Bridging the gap between Hastings and Buddhadeb, Park Street is a celebration, and, alas, a tragedy.
It is a road like no other. Its origins as ‘Road to Old Burial Grounds’, nearly 250 years ago, were ignoble indeed. Haunted by ‘thugs and rascals’ and used mainly by hearses and carriages carrying the bereaved, this road in Calcutta metamorphosed by the turn of the last century into South Asia’s prime ‘good life’ destination, before hitting turbulence in the late 1960s. Now, it is a ‘sarani’ (lane). Steeped in memories, Park Street’s plebeian present haunts it, and is something the street and its stakeholders desperately want to shake off. Few other streets in the world have perhaps changed character so dramatically over two-and-a-half centuries as Park Street-turned-Mother Teresa Sarani has. Neon signs are still aglow and an empty table would be scarce at all the 25-odd restaurants and pubs there on any evening, but Park Street is no longer the destination it was. It’s just a thoroughfare. Though, to be fair, one that still manages to entice, even if not as forcefully as it used to.
It is a road like no other: it is a corridor that connects British-era Calcutta—with its grand colonial structures—with the more recent and rundown Kolkata. Driving down Park Street from west to east is like witnessing the city’s transition from its magnificent past to its proletarian present: the glittering shop fronts in the grand old mansions slowly give way to smaller establishments in decrepit structures. The fine restaurants make way for pavement food stalls and biryani outlets and, ultimately, the road reaches Park Circus area in which are nestled unsightly slums.
Park Street has many firsts to its credit—apart from being the birthplace of India’s first nightclubs, Park Street also housed the subcontinent’s first department store, Hall & Anderson. “A two-storey structure where everything from crockery to carpets and imported suits were available,” remembers Flower Silliman, 80, who is among the few remaining Jewish residents of Kolkata. Magnolia had India’s first ice cream outlet and introduced the country to hamburgers. “The mansions housed restaurants and upscale shops on their ground floors and big apartments on their upper floors. Park Street thus became a very fashionable area where the rich used to reside and which the elite of Calcutta would frequent to shop and dine,” says Silliman. She used to live on Park Street and has been witness to the changes the street has suffered. “Park Street was the epitome of gracious living,” she adds, nostalgically. The road cradled classy evening entertainment in South Asia.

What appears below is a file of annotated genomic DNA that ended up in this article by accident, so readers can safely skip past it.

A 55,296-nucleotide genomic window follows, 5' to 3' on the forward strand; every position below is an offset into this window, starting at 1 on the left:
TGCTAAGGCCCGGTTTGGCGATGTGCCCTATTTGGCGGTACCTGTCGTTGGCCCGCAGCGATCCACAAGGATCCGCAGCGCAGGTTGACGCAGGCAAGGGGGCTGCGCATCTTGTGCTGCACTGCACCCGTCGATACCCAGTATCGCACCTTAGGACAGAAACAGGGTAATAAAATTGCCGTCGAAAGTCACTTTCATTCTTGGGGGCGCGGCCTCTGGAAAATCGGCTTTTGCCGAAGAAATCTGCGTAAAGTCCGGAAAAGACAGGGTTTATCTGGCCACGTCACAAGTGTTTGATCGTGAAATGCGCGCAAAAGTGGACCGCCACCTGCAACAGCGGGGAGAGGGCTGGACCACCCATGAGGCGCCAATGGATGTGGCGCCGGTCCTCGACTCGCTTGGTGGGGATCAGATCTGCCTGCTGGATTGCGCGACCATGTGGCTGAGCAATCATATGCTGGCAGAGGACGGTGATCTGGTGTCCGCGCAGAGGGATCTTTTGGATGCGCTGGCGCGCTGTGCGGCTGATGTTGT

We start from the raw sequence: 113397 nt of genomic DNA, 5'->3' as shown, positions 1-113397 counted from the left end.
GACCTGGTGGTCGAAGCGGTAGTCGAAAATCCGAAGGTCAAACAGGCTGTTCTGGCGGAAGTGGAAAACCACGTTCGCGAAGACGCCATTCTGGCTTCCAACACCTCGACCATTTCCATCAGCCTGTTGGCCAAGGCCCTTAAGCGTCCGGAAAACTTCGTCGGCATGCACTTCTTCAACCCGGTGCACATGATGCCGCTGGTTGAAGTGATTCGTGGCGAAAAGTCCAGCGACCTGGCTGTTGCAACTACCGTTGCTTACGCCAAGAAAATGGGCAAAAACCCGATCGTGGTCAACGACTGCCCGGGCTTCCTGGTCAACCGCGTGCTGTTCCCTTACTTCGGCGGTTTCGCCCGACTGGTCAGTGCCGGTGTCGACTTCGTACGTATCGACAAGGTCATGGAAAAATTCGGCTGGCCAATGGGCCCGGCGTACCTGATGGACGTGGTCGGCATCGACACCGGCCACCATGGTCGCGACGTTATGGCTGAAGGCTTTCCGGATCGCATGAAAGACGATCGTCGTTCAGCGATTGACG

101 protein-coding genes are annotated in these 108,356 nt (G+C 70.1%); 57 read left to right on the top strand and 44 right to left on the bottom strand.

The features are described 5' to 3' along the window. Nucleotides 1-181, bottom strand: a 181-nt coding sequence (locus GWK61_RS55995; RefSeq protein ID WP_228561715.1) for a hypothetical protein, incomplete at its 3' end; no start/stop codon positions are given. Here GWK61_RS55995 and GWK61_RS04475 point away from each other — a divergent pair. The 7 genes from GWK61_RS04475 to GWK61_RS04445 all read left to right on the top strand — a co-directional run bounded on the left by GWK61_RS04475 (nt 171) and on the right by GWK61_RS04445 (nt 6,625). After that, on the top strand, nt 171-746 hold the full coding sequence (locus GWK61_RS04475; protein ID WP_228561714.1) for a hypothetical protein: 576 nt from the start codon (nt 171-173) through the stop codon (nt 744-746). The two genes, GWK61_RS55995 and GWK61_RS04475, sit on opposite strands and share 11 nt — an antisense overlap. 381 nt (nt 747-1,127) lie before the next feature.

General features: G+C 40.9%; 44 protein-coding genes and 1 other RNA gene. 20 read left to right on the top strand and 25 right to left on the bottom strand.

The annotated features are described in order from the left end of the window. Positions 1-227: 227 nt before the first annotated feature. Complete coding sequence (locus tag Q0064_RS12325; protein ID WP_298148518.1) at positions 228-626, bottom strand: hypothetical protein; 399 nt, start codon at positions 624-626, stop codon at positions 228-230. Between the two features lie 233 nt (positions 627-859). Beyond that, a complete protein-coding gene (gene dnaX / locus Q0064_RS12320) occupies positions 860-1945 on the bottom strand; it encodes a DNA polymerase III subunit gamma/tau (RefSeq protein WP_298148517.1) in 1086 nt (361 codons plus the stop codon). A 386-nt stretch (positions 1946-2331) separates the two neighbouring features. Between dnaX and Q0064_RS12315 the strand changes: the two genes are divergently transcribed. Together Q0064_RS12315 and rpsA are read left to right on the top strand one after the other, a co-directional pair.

“The rich, famous and beautiful people from all over the country and even as far away as Lahore used to visit Park Street to drink, dine and dance at the restaurants here. The best year-end revelries in the entire Subcontinent used to take place here,” Nitin Kothari, owner of Peter Cat and Mocambo, two of the oldest and most famous restaurants in the area, tells Open. Kothari, who also resides at the iconic Queens Mansion on Park Street, remembers the days when only the upper crust of Calcutta’s society would “dare to walk down Park Street”. “People would dress up to stroll down Park Street,” he reminisces, “To be seen on Park Street added to a person’s social standing. Ladies with parasols and gentlemen with umbrellas and suits or dinner jackets promenading down this street used to be a common and expected sight.”
Mocambo was, in fact, independent India’s first nightclub, where a 17-year-old chanteuse named Pam Crain belted out numbers with a six-piece band led by Anton Menezes. The standards set by the restaurant can be judged from Kothari’s words: “A German architect designed the interiors and my dad got an Italian chef flown down to design the menu. Kitty Bryanan, a British fashion designer, made the dresses that Pam Crain used to wear at Mocambo—they were mermaid-like, flared at the bottom—while the dance floor was of reinforced glass imported from Belgium, with coloured psychedelic lights below. Only the crème de la crème would dine there, and dinner jackets were mandatory.” Down the corner at Moulin Rouge, Carlton Kitto, one of the most popular jazz guitarists of the city, would enthral diners for hours. French lady Delilah used to own the place and would sing along with a band called Carlton Kitto Ensemble. Cancan dancers flown in from Mexico and Europe used to entertain patrons later in the evening. Louis Banks, Usha Uthup, Skinny Alley, Marie Samson (Australia’s famous jazz vocalist) and Braz Gonsalves were regular performers at Trincas, Blue Fox and other restaurants on Park Street.